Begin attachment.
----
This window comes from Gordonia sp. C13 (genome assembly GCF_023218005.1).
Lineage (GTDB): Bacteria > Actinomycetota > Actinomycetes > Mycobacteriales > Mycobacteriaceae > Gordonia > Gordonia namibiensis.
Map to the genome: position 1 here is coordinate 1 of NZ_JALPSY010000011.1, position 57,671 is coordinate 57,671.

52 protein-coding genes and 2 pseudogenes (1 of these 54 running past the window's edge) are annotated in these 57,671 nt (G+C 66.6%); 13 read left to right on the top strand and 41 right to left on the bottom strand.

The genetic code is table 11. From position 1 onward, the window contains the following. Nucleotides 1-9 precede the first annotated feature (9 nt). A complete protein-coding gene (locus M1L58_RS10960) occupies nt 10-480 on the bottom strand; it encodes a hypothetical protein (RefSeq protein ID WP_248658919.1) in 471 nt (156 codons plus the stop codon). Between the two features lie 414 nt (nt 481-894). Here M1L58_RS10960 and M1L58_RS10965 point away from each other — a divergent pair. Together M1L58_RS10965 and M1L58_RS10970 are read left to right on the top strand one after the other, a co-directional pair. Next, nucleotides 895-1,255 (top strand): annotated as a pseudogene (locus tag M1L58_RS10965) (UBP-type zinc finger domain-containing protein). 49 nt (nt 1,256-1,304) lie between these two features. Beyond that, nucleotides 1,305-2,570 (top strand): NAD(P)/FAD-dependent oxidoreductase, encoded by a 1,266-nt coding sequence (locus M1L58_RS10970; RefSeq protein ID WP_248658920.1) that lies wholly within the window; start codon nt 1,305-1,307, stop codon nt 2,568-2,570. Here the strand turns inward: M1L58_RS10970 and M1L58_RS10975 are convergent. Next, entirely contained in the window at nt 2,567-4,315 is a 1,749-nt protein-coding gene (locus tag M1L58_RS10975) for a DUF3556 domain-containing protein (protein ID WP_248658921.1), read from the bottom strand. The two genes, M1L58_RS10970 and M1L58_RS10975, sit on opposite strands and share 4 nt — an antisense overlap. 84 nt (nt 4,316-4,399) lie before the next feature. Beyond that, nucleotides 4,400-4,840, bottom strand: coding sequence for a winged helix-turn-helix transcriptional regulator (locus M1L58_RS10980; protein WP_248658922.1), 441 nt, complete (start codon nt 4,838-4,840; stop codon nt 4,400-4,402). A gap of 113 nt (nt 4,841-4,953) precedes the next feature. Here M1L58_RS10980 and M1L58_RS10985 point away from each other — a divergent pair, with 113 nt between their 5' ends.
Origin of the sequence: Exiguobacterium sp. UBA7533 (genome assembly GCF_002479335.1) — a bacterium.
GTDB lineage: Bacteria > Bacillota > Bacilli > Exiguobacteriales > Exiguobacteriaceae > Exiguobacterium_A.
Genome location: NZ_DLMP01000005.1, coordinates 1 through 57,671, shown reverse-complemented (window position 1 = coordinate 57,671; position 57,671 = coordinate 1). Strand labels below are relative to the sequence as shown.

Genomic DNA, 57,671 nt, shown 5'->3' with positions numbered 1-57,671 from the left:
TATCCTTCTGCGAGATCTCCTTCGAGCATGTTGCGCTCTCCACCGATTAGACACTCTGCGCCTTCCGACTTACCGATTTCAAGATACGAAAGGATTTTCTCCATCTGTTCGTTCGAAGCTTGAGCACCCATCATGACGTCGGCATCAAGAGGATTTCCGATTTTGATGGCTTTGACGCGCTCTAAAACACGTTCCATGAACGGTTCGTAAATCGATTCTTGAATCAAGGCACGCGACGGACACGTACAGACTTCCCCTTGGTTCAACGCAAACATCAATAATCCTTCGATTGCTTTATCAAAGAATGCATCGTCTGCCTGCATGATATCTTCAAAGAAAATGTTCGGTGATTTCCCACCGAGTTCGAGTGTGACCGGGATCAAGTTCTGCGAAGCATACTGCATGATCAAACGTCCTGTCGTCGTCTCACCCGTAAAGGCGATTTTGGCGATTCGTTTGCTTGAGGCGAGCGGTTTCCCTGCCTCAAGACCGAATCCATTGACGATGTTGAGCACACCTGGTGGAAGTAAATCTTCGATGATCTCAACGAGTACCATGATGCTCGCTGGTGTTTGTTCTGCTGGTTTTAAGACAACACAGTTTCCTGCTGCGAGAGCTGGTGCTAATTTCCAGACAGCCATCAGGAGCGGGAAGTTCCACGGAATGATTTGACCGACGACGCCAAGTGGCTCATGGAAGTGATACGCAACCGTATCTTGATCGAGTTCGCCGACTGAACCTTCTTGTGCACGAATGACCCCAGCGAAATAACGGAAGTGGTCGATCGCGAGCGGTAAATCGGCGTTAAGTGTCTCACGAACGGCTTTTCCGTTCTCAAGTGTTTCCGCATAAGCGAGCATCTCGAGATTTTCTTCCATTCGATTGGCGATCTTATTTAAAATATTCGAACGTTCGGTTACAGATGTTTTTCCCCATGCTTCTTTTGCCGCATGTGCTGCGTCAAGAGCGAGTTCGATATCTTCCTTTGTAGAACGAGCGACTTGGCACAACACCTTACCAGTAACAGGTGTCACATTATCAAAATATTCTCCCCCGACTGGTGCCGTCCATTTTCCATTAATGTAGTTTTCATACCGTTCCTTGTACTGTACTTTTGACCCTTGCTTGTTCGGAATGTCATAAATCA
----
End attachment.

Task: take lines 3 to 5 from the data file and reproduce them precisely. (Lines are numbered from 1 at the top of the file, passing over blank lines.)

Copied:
Map to the genome: position 1 here is coordinate 1 of NZ_JALPSY010000011.1, position 57,671 is coordinate 57,671.

52 protein-coding genes and 2 pseudogenes (1 of these 54 running past the window's edge) are annotated in these 57,671 nt (G+C 66.6%); 13 read left to right on the top strand and 41 right to left on the bottom strand.

The genetic code is table 11. From position 1 onward, the window contains the following. Nucleotides 1-9 precede the first annotated feature (9 nt). A complete protein-coding gene (locus M1L58_RS10960) occupies nt 10-480 on the bottom strand; it encodes a hypothetical protein (RefSeq protein ID WP_248658919.1) in 471 nt (156 codons plus the stop codon). Between the two features lie 414 nt (nt 481-894). Here M1L58_RS10960 and M1L58_RS10965 point away from each other — a divergent pair. Together M1L58_RS10965 and M1L58_RS10970 are read left to right on the top strand one after the other, a co-directional pair. Next, nucleotides 895-1,255 (top strand): annotated as a pseudogene (locus tag M1L58_RS10965) (UBP-type zinc finger domain-containing protein). 49 nt (nt 1,256-1,304) lie between these two features. Beyond that, nucleotides 1,305-2,570 (top strand): NAD(P)/FAD-dependent oxidoreductase, encoded by a 1,266-nt coding sequence (locus M1L58_RS10970; RefSeq protein ID WP_248658920.1) that lies wholly within the window; start codon nt 1,305-1,307, stop codon nt 2,568-2,570. Here the strand turns inward: M1L58_RS10970 and M1L58_RS10975 are convergent. Next, entirely contained in the window at nt 2,567-4,315 is a 1,749-nt protein-coding gene (locus tag M1L58_RS10975) for a DUF3556 domain-containing protein (protein ID WP_248658921.1), read from the bottom strand. The two genes, M1L58_RS10970 and M1L58_RS10975, sit on opposite strands and share 4 nt — an antisense overlap. 84 nt (nt 4,316-4,399) lie before the next feature. Beyond that, nucleotides 4,400-4,840, bottom strand: coding sequence for a winged helix-turn-helix transcriptional regulator (locus M1L58_RS10980; protein WP_248658922.1), 441 nt, complete (start codon nt 4,838-4,840; stop codon nt 4,400-4,402). A gap of 113 nt (nt 4,841-4,953) precedes the next feature. Here M1L58_RS10980 and M1L58_RS10985 point away from each other — a divergent pair, with 113 nt between their 5' ends.